The Great Batman Debate : The Bryant Park Project A debate over the merits of Batman and other superhero flicks.
NPR logo

The Great Batman Debate

  • Download
  • <iframe src="" width="100%" height="290" frameborder="0" scrolling="no" title="NPR embedded audio player">
The Great Batman Debate

The Great Batman Debate

Every Friday our friend Daniel Holloway, Metro movie critic, joins us to break down the upcoming weekend's new films. Last Friday, as you might expect, a lot of attention was paid to Ironman. And while discussing where that film ranks in the superhero movie pantheon, Daniel happened to mention that he doesn't list Batman in his top 10. That utterance caused Ian Chillag and me to jump from our cubicles and go running into the studio to protest. Here's a 1:36 clip of what happened:

The Great Batman Debate

  • Download
  • <iframe src="" width="100%" height="290" frameborder="0" scrolling="no" title="NPR embedded audio player">

As promised, Daniel and I have taken this the blog. Below are the e-mails we exchanged over the weekend, as we continued the discussion on friendlier terms. Take a read, then tell us what you think. And tell us what superhero flicks make your top 10.

I was disappointed in my performance today during the raid by the Batmaniac Society. Really, if I'm going to say something like "Batman isn't one of the 10 best superhero movies ever," I should at least have the decency to be able to say why, right? So here's why:

1. Because X2, Superman, Spider-Man, The Incredibles, X-Men, Superman 2, Iron Man, Superman Returns, Batman Begins and Spider-Man 2 were all better.
2. Because it marks the beginning of Nicholson's "Jack being Jack" period, during which almost every part he's had could have been played just as well by a drunk person doing a Jack Nicholson impression.

Read the rest of Daniel's e-mail, and my response, after the jump...

3. Because the point of being Batman isn't that he has a jet and a car. The point of being Batman is that he's a ninja or a samurai or something. Nolan gets that in "Begins." Yeah, there's a car, but better than the tech is the fact that there are fight scenes that are worth watching. In Burton's movie, not so much.
4. Because Michael Keaton is terrible. Bruce Wayne isn't exactly the most charismatic character in the world, but Keaton plays him with all the verve of a school bus driver.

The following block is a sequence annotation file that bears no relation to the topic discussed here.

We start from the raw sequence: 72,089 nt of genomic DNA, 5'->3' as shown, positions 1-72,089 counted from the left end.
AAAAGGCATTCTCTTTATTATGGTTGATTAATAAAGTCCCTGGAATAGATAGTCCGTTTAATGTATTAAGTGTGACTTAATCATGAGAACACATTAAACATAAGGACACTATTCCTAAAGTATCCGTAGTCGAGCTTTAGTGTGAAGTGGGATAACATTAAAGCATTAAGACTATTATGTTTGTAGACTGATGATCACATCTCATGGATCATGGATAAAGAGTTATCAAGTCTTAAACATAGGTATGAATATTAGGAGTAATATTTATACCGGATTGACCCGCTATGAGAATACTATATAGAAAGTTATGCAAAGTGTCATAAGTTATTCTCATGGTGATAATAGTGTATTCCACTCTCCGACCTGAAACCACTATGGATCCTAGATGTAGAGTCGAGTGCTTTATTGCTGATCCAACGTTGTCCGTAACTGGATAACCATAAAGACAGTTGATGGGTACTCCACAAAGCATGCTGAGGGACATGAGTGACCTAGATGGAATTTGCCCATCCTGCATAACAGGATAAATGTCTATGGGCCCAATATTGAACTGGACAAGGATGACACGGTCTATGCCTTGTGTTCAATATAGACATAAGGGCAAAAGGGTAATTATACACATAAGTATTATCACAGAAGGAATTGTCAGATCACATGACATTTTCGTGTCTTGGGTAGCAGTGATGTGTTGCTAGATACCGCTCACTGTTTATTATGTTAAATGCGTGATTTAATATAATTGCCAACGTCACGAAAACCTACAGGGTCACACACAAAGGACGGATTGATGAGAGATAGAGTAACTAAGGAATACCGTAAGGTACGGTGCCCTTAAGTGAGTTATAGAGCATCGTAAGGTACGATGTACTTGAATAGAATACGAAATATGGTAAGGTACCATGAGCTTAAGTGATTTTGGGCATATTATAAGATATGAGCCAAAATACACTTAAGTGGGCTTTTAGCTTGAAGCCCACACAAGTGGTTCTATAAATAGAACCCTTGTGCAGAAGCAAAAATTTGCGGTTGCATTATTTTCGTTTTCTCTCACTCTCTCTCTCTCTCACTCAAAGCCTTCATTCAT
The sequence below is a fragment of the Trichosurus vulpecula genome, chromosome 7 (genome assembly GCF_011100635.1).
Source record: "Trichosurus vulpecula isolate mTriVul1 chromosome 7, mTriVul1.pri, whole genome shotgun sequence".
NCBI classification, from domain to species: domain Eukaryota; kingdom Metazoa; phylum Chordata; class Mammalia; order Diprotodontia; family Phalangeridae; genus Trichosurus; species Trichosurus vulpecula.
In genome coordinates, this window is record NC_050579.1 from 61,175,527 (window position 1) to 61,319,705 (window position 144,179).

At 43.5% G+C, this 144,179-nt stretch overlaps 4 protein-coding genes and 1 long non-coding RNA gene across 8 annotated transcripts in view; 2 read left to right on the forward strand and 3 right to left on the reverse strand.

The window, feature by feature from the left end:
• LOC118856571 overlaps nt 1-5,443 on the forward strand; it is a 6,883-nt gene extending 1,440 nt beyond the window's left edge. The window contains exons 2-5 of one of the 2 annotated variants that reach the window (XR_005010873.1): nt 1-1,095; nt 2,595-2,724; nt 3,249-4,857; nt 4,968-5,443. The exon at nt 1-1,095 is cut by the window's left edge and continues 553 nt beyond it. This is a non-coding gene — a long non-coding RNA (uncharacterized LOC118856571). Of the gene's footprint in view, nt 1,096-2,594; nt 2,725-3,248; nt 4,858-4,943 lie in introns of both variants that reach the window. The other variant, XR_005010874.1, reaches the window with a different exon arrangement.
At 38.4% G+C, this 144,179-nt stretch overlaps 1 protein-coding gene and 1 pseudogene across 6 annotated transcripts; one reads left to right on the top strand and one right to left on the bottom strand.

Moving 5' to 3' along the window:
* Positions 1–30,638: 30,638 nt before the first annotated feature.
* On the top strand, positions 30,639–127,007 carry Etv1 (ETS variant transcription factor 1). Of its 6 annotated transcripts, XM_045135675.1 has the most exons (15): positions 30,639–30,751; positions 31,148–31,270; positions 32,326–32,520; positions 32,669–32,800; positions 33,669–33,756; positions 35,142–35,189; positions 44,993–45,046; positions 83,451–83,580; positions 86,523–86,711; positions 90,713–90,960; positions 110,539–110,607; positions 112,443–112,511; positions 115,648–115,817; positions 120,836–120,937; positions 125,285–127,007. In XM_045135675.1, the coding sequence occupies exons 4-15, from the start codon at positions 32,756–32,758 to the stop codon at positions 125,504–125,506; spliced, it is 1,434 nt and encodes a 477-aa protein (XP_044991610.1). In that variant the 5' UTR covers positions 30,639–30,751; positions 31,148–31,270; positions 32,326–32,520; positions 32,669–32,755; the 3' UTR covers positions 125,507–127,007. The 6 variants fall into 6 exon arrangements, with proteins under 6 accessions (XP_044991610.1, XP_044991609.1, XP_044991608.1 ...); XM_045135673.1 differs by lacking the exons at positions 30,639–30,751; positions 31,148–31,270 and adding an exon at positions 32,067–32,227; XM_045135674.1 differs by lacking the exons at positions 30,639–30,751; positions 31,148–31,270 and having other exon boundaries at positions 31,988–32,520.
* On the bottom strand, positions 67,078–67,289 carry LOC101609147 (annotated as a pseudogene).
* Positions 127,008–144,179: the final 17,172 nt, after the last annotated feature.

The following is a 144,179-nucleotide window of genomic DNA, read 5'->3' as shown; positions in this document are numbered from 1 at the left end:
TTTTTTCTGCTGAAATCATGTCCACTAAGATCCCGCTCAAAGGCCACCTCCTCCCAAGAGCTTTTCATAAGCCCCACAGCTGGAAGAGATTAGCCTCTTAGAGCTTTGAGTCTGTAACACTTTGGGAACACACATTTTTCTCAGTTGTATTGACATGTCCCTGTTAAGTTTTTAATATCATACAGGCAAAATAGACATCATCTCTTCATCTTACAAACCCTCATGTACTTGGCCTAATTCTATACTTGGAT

5. Because Billy D. Williams isn't in it enough.

Clearly, my logic is ironclad. I invite you to admit defeat, preferably on air next week.

I agree that X2 is the best, that one's amazing. To tell you the truth I haven't seen every single one on your list. I'm not saying Batman has to be #1, but it has to be in the top 10. You asked me if I've seen it as an adult, but I'd ask you if you remember what it was like when you saw it for the first time. That movie was revolutionary when it came out. No previous superhero movie that I had seen was so dark in its look and feel. And while I agree Michael Keaton isn't amazing, he does work well with that darkness, and he does inject a certain ambiguity, an idea that he might not want to be or like being Batman. And even though Batman prevails in the end, that film gives you the idea that good might not always triumph over evil. That film was a stark departure from the Christopher Reeve Superman flicks.

I'm not saying that film invented those concepts, but it was the first big superhero film I ever saw that employed them. And that Tim Burton-style darkness, especially the visual darkness, has been ripped off a bunch of times in subsequent superhero movies.

I also, by the way, think Batman Returns is nearly as good. Danny DeVito is classic.

As for Jack, I'd argue that this is like one film before he jumped the shark. Sure it's Jack being Jack to a point, but that's the role. I mean, it's the Joker. The role is too perfect for him. How else could he have played it? Maybe it's just the best casting decision in the history of cinema.

I will grant you that it was an innovation at the time, but like the comics it emulates, what seemed at the time like something new now looks rather dated. Innovative art isn't always timeless (or good) art.

I'll say this for Keaton: I doubt I'll ever see anyone play Bruce Wayne in a way that's really impressive. So long as people keep interpreting Batman as a brooding sociopath, he's going to come off a bit boring. As for Jack -- well, I'll probably have more to say on that after we see what Ledger does with the character.

The best scene in Batman Returns is when DeVito bites the nose of the guy who played the annoying neighbor on "The Hogan Family."

OK, BPP blog readers, I'll let Daniel have the last word. Where do you stand on where Batman stands? And what other flicks comprise your top ten superhero movies?